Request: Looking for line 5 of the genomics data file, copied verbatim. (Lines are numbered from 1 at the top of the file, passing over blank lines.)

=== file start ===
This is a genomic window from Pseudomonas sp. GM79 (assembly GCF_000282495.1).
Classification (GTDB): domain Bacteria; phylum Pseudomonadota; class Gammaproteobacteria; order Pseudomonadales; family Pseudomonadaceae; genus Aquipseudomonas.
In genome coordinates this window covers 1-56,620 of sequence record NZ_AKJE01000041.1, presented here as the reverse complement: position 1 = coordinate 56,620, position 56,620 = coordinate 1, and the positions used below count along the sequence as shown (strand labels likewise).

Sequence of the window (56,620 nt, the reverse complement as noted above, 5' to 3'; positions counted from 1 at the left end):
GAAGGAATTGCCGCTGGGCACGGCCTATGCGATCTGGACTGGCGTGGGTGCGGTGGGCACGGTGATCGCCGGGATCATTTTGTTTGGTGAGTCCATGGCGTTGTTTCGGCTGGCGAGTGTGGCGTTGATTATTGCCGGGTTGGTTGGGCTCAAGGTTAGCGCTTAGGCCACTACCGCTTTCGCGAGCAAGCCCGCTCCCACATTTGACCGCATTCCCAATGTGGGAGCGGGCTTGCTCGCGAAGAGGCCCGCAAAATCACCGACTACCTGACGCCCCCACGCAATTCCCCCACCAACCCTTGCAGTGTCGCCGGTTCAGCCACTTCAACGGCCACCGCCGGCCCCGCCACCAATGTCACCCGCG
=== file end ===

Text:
GAAGGAATTGCCGCTGGGCACGGCCTATGCGATCTGGACTGGCGTGGGTGCGGTGGGCACGGTGATCGCCGGGATCATTTTGTTTGGTGAGTCCATGGCGTTGTTTCGGCTGGCGAGTGTGGCGTTGATTATTGCCGGGTTGGTTGGGCTCAAGGTTAGCGCTTAGGCCACTACCGCTTTCGCGAGCAAGCCCGCTCCCACATTTGACCGCATTCCCAATGTGGGAGCGGGCTTGCTCGCGAAGAGGCCCGCAAAATCACCGACTACCTGACGCCCCCACGCAATTCCCCCACCAACCCTTGCAGTGTCGCCGGTTCAGCCACTTCAACGGCCACCGCCGGCCCCGCCACCAATGTCACCCGCG